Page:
Argument Essay on the GRE — Strategies and Practice Question - dummies

Argument Essay on the GRE — Strategies and Practice Question

By Consumer Dummies

The GRE begins with two writing assignments, one of which is an Argument Analysis essay. This essay involves 30 minutes of intense writing, and requires you to write an analysis of the stated argument’s implied assumptions.

When working through the essay, be prepared to do the following:

  • Declare your position and support it with sound reasoning and examples.

  • Communicate clearly, so that your point can be understood by someone who doesn’t know the topic.

  • Critically think about how the topic fits in the big picture.

  • Analyze the argument, and decide whether it hinges on flawed assumptions or missing information.

  • Clearly describe how the flawed assumption and missing information affect the validity of the argument.

Your challenge is to complete a quality essay within 30 minutes. Avoid these common pitfalls:

  • Not clearly describing your point of view (as if assuming the essay grader can also read your mind)

  • Taking too long to think about your topic, then rushing through the writing process and making all kinds of grammatical and spelling errors

  • Getting stuck on the essay and panicking, thus using up all of the energy that you need for the rest of the GRE

The following practice essay asks you to analyze an argument.

Essay question

  1. Write a response to the following argument that analyzes its stated or implied assumptions, reveals how the argument’s position depends on the assumptions, and explains the effect of any flawed assumptions on the argument’s validity.

    The increase in skiing accidents at the country’s top ski resorts has many executives scratching their heads about the best solution. A study was conducted to find the causes of the increase, and a number of skiers were interviewed as part of the data collection process. The results showed that between the years 1995 and 2010, the number of injuries resulting from ski accidents jumped 33 percent from the results found in pre-1995 data. Interestingly, this result coincides with the advent of snowboarding and the opening of most of the mountains to snowboarders. Snowboards cut the snow differently than skis do, creating deep grooves that skiers get stuck in and making moguls more challenging. Thus, ski resorts should ban snowboarding on their mountains to reduce the number of ski injuries.

Answer and explanation

  1. The following essay is one possible response to the argument. Review it, and read the notes that follow.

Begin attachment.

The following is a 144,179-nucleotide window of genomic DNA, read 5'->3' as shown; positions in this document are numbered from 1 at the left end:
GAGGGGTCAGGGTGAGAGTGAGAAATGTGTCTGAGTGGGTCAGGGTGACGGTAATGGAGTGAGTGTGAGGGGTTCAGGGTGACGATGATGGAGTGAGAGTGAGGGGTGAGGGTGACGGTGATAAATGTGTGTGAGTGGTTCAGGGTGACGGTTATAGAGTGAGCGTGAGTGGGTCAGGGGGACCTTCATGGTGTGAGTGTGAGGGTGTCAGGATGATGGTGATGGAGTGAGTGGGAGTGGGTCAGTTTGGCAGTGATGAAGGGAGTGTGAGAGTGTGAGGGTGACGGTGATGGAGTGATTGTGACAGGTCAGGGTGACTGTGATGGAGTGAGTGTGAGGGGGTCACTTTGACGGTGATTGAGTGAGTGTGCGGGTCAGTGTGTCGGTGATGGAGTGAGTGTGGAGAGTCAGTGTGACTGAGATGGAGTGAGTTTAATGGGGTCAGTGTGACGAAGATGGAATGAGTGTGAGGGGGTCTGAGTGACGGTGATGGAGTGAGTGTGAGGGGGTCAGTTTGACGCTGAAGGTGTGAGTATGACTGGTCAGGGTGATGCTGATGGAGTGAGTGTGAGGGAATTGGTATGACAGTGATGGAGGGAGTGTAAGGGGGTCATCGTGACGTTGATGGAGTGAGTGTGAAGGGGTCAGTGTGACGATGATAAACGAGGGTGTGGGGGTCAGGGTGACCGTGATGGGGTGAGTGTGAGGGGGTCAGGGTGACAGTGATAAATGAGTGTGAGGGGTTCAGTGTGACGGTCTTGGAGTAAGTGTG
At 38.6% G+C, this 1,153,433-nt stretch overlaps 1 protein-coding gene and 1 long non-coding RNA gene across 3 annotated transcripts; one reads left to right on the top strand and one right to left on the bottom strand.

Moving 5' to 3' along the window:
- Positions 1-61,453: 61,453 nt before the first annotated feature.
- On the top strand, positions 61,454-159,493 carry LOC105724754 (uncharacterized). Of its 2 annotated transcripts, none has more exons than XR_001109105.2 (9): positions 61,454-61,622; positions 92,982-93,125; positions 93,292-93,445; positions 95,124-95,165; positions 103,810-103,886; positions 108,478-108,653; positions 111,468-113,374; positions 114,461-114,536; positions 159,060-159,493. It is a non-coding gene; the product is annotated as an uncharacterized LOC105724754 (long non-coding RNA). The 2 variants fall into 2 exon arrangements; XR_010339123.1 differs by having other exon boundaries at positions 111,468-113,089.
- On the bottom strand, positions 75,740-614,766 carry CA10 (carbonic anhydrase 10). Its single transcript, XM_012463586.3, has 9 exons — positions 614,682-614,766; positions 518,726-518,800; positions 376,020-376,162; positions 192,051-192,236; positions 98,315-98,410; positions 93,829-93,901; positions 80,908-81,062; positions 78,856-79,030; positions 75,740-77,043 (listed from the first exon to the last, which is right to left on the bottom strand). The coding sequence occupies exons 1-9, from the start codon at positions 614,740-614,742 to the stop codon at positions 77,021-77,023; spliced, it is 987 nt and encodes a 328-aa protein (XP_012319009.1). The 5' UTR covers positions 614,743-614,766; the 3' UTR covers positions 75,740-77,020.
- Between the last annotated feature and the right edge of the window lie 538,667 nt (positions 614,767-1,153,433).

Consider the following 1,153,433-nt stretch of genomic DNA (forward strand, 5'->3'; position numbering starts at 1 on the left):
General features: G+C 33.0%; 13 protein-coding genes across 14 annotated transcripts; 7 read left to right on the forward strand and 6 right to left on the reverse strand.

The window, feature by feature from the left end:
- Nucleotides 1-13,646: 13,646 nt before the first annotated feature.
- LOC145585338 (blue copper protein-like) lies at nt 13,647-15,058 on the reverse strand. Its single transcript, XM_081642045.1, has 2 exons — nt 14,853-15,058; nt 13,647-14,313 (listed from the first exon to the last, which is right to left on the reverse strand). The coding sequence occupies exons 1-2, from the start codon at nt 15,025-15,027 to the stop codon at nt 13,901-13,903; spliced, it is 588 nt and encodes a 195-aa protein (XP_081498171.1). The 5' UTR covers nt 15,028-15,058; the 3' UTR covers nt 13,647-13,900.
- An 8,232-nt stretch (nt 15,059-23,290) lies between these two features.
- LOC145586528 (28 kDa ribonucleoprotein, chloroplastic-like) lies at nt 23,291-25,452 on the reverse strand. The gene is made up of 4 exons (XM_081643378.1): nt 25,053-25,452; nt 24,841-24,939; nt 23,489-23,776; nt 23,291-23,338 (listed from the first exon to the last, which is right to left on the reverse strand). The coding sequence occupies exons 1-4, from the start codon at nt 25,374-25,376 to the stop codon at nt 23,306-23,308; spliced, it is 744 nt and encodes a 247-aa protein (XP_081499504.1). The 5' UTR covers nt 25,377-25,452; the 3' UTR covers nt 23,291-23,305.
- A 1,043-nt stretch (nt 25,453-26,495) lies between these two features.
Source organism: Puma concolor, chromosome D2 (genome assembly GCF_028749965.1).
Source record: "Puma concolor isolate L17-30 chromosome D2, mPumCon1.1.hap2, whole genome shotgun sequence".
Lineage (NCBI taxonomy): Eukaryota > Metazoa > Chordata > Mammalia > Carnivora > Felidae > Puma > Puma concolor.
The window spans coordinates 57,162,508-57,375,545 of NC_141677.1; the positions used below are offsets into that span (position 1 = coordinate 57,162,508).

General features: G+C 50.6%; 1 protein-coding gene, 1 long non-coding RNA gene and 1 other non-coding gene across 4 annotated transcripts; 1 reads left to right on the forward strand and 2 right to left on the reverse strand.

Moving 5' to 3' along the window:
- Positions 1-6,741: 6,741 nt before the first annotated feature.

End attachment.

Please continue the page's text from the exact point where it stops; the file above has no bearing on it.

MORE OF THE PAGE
The author makes a large leap in his argument when he proposes that banning snowboarding from ski resorts would reduce skier injuries. Although the information presented seems to lead to that conclusion, there is much left out of this evidence, and further information is needed before a clear solution can be found.

    The blame the author attributes to snowboarding is nebulous at best. The data presented do show that more injuries have occurred since allowing snowboarding on the mountain, but there are no categories for the type and severity of the injury or the circumstances surrounding each incident. It is possible that the shapes of skis changed, creating more difficulty for skiers as they became used to the new style of skiing. It is also possible that snow conditions have worsened in the past decade, causing more extreme conditions on the snow. If injuries were resulting from other causes, such as these mentioned, the blame could not be placed entirely on snowboarders.

    Moreover, there is no way of knowing the full significance of the data. How many injuries does 33 percent equate to? If the sample population is small, then 33 percent may not be that significant of a number in the big picture. However, if the opposite were true, 33 percent more injuries would be a major problem. Merely providing statistics is not sufficient evidence without a context for those statistics.

    Finally, the author provides an example of how snowboarding affects the slopes differently from skiing. This example is used to show that skiers are at an increased risk of injury. However, the author does not link the example with injuries directly. He does not state that more challenging moguls lead to more injuries. Thus, the information is not quantified in the essay and serves no purpose beyond knowledge. The author would need to provide real evidence linking this cause to the effect to make a critical point with this information.

    It may be that snowboarding has negatively affected the skiing experience or skier safety. However, the author leaves many unanswered questions in his argument, and the conclusion is not valid based on the information given.

The essay author presents his case clearly. He takes the assumptions made by the essay prompt and logically shows the flaws in the assumptions. Even better, the writer provides examples of further evidence needed to address the flaws. Through the use of these examples, the reader is clearly able to understand what is missing from the argument.

A high level of language and proper mechanics makes this a top-scoring essay.